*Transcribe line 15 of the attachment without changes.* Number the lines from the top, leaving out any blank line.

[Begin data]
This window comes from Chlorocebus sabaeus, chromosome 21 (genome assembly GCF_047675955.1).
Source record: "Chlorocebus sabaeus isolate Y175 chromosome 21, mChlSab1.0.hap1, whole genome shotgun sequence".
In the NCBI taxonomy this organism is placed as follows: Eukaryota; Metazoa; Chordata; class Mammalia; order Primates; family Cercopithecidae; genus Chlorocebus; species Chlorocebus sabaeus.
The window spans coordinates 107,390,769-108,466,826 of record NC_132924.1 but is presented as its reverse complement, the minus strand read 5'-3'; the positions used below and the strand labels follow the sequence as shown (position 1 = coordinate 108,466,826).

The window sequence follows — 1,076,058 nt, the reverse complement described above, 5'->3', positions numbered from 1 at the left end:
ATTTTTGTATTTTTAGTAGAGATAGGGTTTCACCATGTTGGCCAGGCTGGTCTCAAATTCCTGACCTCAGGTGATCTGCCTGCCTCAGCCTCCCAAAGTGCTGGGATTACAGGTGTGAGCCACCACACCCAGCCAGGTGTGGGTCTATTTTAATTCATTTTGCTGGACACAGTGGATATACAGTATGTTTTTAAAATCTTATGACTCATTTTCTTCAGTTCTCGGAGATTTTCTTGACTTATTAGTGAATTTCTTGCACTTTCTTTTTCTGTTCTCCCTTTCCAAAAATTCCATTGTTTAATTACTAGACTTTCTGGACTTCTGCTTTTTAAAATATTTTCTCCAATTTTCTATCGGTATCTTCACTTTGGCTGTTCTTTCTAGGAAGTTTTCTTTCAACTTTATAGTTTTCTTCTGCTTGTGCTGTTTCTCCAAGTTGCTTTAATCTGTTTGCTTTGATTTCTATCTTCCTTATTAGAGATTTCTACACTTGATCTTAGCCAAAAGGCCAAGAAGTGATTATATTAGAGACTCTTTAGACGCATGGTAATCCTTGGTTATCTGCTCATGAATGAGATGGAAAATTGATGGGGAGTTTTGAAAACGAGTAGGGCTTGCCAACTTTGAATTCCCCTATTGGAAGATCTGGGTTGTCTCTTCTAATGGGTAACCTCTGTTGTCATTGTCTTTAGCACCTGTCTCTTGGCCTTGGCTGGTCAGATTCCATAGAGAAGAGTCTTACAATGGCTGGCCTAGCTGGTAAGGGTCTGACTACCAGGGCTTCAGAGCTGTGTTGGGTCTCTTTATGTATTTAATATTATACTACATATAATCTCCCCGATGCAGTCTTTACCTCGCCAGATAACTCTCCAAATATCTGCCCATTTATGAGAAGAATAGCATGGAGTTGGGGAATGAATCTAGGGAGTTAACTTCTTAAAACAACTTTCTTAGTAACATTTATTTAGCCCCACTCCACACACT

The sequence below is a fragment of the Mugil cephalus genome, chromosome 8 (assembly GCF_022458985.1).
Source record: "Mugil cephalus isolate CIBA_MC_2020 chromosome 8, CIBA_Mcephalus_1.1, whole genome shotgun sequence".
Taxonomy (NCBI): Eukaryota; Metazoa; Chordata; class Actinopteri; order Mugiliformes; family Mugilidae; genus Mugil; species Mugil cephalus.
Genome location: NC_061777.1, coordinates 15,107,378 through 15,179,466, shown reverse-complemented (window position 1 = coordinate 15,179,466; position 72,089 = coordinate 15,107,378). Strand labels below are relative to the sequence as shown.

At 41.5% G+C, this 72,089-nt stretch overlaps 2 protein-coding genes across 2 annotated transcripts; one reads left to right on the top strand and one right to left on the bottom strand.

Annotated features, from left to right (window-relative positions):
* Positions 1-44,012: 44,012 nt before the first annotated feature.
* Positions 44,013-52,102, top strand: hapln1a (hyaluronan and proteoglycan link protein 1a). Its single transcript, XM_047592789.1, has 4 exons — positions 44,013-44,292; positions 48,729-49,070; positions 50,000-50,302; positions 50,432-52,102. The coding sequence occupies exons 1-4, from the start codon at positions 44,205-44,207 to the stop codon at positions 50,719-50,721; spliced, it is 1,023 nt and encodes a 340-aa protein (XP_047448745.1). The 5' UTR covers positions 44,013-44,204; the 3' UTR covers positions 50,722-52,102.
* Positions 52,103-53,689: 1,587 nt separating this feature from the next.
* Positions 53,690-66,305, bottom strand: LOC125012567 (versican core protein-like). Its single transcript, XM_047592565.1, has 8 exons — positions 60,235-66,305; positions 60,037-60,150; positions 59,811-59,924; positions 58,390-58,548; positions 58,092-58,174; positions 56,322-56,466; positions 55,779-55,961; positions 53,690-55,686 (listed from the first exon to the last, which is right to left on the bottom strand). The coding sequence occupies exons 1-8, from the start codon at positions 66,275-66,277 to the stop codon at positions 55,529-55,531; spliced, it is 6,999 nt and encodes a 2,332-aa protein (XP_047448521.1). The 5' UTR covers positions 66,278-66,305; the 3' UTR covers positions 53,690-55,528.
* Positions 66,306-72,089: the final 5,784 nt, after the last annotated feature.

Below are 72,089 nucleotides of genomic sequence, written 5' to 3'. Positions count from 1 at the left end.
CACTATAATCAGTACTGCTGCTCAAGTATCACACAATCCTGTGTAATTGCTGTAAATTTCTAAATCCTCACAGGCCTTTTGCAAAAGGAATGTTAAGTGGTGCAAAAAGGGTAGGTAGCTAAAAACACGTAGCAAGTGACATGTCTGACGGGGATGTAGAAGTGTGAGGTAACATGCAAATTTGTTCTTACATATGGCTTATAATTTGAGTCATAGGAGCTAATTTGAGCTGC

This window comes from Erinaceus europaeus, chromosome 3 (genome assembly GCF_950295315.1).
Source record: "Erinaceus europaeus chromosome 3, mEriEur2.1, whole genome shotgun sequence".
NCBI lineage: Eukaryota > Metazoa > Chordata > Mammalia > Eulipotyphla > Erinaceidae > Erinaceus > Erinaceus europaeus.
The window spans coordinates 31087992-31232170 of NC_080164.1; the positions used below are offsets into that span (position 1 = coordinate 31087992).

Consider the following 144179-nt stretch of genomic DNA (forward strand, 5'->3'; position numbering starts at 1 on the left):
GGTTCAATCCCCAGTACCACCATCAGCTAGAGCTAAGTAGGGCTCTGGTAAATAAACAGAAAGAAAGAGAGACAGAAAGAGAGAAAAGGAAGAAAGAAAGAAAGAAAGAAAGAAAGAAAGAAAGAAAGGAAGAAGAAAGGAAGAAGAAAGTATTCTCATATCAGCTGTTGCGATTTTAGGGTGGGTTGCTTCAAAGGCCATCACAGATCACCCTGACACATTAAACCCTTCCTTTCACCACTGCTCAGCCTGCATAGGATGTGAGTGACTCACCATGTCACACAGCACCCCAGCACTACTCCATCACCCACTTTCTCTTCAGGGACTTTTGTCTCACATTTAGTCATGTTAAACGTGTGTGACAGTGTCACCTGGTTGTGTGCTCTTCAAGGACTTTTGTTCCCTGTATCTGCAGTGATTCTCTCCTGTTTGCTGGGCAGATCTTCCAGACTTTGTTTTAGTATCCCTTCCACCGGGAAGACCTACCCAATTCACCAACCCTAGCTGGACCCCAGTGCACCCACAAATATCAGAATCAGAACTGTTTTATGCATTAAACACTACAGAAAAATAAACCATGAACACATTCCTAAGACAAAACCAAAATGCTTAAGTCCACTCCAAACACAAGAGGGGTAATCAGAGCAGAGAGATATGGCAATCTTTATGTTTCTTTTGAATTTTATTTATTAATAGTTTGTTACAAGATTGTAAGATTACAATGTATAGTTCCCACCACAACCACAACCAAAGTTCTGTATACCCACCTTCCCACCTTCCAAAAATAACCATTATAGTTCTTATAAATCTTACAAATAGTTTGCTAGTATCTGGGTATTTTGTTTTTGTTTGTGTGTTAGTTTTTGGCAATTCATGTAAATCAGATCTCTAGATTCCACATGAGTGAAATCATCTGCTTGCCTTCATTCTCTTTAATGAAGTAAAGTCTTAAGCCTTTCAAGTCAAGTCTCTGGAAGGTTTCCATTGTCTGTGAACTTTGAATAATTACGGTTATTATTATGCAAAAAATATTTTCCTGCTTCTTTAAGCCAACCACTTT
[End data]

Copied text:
* Positions 52,103-53,689: 1,587 nt separating this feature from the next.